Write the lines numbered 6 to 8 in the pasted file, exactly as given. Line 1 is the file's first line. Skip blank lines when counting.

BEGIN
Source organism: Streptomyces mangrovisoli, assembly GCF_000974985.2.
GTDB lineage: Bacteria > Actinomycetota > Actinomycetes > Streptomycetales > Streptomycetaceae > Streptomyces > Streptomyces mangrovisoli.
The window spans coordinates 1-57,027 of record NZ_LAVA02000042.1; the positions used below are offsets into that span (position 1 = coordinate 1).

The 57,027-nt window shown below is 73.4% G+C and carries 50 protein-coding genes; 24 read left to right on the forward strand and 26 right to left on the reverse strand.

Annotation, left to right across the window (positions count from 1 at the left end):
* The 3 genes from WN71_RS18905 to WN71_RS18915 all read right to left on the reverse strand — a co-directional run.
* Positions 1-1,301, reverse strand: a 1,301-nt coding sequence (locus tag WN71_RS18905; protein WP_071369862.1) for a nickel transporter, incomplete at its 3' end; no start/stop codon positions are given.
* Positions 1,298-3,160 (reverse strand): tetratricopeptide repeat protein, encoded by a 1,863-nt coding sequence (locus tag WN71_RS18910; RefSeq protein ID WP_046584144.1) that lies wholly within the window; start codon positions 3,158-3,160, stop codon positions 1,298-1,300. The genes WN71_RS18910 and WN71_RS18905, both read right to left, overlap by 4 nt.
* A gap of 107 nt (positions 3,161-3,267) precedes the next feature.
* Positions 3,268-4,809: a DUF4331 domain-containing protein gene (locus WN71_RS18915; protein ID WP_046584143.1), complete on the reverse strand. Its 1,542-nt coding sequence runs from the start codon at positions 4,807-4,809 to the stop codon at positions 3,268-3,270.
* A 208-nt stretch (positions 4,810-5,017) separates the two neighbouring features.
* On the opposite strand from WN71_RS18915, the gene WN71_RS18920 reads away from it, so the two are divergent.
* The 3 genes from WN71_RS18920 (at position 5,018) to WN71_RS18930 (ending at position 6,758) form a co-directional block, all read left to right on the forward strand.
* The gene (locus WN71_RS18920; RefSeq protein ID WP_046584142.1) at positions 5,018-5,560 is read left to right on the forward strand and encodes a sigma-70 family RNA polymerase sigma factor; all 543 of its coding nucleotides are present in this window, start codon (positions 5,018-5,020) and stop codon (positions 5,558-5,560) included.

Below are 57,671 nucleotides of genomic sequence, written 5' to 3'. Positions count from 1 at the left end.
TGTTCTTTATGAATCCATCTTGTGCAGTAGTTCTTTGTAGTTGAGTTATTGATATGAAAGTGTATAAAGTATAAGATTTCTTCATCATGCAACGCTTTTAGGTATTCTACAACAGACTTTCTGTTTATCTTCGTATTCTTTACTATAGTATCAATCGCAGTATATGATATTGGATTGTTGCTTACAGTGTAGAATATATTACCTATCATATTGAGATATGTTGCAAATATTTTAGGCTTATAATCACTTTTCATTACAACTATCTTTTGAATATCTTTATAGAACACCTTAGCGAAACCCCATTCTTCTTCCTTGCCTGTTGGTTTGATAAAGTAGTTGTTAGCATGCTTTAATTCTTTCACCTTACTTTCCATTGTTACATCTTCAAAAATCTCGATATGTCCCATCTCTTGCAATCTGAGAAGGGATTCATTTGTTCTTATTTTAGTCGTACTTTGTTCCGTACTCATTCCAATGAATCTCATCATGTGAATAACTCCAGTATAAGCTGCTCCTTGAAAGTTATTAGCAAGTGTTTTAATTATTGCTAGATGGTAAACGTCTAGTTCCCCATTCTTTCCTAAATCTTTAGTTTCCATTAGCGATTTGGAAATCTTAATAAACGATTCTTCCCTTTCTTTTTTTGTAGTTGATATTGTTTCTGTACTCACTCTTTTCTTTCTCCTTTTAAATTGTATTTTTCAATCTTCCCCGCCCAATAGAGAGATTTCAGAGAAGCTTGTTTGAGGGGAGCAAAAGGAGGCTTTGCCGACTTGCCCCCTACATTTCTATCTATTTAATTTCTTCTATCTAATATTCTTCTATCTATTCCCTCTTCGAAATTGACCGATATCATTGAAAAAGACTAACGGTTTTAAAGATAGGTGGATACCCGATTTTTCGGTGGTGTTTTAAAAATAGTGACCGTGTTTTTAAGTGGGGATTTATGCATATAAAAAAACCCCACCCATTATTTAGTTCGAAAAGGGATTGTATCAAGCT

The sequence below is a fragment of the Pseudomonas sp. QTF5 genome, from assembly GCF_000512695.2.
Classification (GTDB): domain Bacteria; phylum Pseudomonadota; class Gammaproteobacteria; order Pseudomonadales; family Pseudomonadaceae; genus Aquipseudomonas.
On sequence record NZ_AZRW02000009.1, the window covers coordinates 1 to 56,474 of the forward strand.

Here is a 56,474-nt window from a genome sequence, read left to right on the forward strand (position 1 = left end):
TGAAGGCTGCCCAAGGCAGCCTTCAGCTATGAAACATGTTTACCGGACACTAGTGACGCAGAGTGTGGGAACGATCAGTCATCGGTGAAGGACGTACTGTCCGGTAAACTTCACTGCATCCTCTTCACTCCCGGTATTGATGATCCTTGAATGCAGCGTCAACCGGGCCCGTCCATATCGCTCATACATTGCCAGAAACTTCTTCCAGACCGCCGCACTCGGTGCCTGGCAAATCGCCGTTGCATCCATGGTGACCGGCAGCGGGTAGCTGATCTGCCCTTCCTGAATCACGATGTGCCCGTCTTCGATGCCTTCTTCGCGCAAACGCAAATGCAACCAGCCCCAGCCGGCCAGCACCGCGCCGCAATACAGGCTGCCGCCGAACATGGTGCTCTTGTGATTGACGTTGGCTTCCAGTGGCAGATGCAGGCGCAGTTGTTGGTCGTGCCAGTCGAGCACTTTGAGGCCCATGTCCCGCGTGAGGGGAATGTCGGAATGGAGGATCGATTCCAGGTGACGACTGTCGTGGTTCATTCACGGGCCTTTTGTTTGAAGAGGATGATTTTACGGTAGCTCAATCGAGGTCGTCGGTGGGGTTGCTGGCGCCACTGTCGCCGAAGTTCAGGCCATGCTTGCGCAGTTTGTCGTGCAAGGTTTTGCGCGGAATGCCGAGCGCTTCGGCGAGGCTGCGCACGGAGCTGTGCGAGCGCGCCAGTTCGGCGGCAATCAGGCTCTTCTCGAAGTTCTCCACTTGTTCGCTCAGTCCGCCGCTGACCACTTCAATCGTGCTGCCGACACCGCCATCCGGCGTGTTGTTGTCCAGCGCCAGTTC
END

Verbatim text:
* The 3 genes from WN71_RS18905 to WN71_RS18915 all read right to left on the reverse strand — a co-directional run.
* Positions 1-1,301, reverse strand: a 1,301-nt coding sequence (locus tag WN71_RS18905; protein WP_071369862.1) for a nickel transporter, incomplete at its 3' end; no start/stop codon positions are given.
* Positions 1,298-3,160 (reverse strand): tetratricopeptide repeat protein, encoded by a 1,863-nt coding sequence (locus tag WN71_RS18910; RefSeq protein ID WP_046584144.1) that lies wholly within the window; start codon positions 3,158-3,160, stop codon positions 1,298-1,300. The genes WN71_RS18910 and WN71_RS18905, both read right to left, overlap by 4 nt.